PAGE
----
section 22.8
Abnormalities of Metabolic Homeostasis
T A B L E 2 2 - 5
Criteria for the Diagnosis o f Diabetes Mellitus
1. Symptoms of diabetes plus casual plasma glucose
concentration >200 mg/dl (11.1 mmol/1). Casual is
defined as any time of day without regard to time
since last meal. The classic symptoms of diabetes
include polyuria, polydipsia, and unexplained weight
2. FPG >126 mg/dl (7.0 mmol/1). Fasting is defined as
no caloric intake for at least
3. 2hPG >200 mg/dl during an OGTT. The test should
be performed as described by WHO using a glucose
load containing the equivalent of 75-g anhydrous
glucose dissolved in water.
In the absence of unequivocal hyperglycemia with acute metabolic de-
compensation, these criteria should be confirmed by repeat testing on a
different day. The third measure (OGTT) is not recommended for rou-
tine clinical use.
FPG = Fasting plasma glucose; OGTT = Oral glucose tolerance test;
2hPG = 2 hour post load glucose. The diagnostic criteria are based upon
the report by the Expert committee on the diagnosis and classification
of Diabetes mellitus.
D ia b e te s C a re
24(suppl. 1), 55 (2001).
in Table 22-5. Subjects who have fasting plasma glucose
levels between >110 mg/dL and <126 mg/dL are said to
have impaired glucose tolerance and may require addi-
tional as well as periodic testing.
The diagnosis of gestational diabetes mellitus consists
of two parts. A screening glucose challenge test is per-
formed between 24 and 28 weeks of gestation after the
oral administration of 50-g of glucose. This test is per-
formed at any time of the day and irrespective of food
intake. If the plasma glucose after the 50-g challenge is
>140 mg/dL (7.8 mmol/L), the test is considered positive
and requires a diagnostic test consisting of oral ingestion
1 0 0
g of glucose after a fasting for
hours, followed
by 3-hour oral glucose tolerance test (Table 22-6). In the
50-g challenge test, if the threshold for the abnormality
is decreased to >130 mg/dL (7.2 mmol/L), the sensitivity
for identifying patients with gestational diabetes mellitus
increases from 80% to 90%.
Since diabetes mellitus is an insidious disorder, testing
of asymptomatic patients may be desirable under certain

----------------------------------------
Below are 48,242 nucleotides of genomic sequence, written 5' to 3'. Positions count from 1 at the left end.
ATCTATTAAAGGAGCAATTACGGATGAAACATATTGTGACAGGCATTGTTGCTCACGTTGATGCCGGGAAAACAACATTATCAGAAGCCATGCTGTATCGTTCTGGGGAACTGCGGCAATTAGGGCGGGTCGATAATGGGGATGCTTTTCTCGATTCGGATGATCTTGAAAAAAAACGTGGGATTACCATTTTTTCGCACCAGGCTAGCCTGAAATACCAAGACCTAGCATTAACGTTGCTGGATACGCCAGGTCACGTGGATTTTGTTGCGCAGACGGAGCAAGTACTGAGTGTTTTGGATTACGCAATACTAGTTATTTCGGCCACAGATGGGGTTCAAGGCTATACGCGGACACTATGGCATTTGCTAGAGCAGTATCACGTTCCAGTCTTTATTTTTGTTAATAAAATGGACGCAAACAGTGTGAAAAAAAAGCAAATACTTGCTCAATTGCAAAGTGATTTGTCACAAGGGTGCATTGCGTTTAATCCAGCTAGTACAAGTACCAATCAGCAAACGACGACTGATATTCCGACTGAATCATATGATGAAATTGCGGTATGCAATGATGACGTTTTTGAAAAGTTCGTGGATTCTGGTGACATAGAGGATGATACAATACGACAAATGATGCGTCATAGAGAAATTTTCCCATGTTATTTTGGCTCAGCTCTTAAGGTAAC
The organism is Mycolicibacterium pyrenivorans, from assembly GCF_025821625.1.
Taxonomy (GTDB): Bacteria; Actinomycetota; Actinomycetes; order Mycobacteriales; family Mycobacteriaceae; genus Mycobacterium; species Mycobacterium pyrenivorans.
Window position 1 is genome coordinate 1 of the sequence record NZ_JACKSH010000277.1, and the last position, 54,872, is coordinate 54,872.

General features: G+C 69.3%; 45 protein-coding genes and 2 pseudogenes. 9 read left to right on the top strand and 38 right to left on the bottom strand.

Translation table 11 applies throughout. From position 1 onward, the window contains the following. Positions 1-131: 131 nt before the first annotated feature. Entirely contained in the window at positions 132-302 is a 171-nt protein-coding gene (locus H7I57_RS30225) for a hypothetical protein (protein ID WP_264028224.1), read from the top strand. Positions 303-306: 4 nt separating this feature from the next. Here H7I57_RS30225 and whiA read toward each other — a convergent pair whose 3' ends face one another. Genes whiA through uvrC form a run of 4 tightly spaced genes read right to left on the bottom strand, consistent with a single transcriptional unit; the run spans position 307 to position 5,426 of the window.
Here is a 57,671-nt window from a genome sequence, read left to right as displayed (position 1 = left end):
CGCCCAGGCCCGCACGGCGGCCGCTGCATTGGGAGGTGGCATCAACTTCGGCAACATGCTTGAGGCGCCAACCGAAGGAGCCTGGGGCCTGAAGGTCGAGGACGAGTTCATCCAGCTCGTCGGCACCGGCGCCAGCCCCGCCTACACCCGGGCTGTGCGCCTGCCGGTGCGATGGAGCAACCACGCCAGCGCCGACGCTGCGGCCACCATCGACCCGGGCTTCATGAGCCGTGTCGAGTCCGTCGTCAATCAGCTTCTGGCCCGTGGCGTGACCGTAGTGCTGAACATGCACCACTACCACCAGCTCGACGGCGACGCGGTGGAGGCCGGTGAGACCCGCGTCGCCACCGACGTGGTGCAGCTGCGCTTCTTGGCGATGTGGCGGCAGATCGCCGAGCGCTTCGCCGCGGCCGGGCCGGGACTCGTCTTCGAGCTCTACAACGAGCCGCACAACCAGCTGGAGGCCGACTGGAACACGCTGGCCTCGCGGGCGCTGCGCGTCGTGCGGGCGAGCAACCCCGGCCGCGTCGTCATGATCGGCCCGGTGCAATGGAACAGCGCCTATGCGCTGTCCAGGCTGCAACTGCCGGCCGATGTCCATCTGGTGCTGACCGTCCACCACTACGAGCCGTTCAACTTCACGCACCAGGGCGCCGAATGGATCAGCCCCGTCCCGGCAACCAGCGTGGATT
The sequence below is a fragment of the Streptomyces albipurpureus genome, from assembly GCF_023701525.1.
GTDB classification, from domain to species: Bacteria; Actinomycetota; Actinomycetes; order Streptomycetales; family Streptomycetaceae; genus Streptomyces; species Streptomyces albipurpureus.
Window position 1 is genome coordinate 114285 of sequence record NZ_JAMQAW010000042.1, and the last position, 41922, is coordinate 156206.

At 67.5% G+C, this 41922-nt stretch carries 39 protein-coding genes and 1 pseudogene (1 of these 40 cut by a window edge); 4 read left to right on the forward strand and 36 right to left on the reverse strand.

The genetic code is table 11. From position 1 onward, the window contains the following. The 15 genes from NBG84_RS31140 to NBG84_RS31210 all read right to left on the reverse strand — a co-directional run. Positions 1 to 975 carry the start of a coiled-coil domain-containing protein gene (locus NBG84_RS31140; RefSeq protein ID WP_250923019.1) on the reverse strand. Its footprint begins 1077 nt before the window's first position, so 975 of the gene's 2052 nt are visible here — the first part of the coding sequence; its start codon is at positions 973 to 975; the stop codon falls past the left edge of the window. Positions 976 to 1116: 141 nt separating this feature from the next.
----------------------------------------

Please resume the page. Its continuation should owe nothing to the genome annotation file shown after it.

conditions, including age 45 years or older; obesity; first-
degree relatives of diabetics; members of high-risk eth-
nic population (e.g., Native American, Hispanic, African-
American); women who have delivered an infant weighing
more than 9 lb (4.08 kg) or have had gestational diabetes
mellitus; hypertension; abnormal lipid studies; recurring
T A B L E 2 2 - 6
Screening and Diagnosis Scheme for Gestational Dia-
betes Mellitus (GDM)
Screening Test
Diagnostic Test
95 mg /dl
140 mg/dl
180 mg/dl
155 mg/dl
140 mg/dl
Screening for GDM may not be necessary in pregnant women who
meet all of the following criteria: <25 years of age, normal body
weight, no first degree relative with diabetes, and not Hispanic,
Native-American, Asian-, or African-American. The 100-g diagnostic
test is performed on patients who have a positive screening test. The
diagnosis of GDM requires any two of the four plasma glucose values
obtained during the test to meet or exceed the values shown above. To
convert values for glucose to mmol/ L, multiply by 0.05551. The diag-
nostic criteriais based upon the report by the American Diabetes
Association on Gestational Diabetes Mellitus.
D ia b e te s C a re
23(suppl. 1), S77 (2000).
skin, genital, or urinary tract infections; and previous im-
paired glucose intolerance.
After the diagnosis of diabetes mellitus has been made
and with the initiation of appropriate therapy (discussed
later), assessment of other biochemical parameters is nec-
essary in the management phase of the disorder to main-
tain the fasting blood glucose level as close to normal as
possible and to prevent long-term complications. These
biochemical tests include measurement of a stable form
of glycosylated hemoglobin (hemoglobin AJc), determi-
nation of urine albumin excretion rate, measurement of
serum fructosamine levels, and self-monitoring of blood
glucose levels. Hemoglobin Aic levels are used to assess
average glucose control over a 2 to 3-month period, since
the red blood cell’s life span is ahout
1 2 0
days. Entty_of
glucose into red blood cells depends only on the prevailing
plasma glucose concentration. (Formation of hemoglobin
Aic, which is nonenzymatic, is discussed in Chapters 2 and
10). The normal hemoglobin Alc concentration is about
4—6%; spurious values for hemoglobin AJc levels can oc-
cur in uremic states, hemoglobinopathies (Chapter 28),
hemolytic anemia and blood transfusion. Fructosamine is
a generic term applied to the stable condensation product
of glucose with serum proteins (albumin, with a circulat-
ing half-life of about
2 0
days, is the major contributor).
Thus, serum fructosamine levels reflect glucose control
over a period of 2-3 weeks.
One of the chronic complications of diabetes melli-
tus is diabetic nephropathy, which leads to end-stage re-
nal disease. An initial biochemical parameter of diabetic
nephropathy in the asymptomatic state is a persistent
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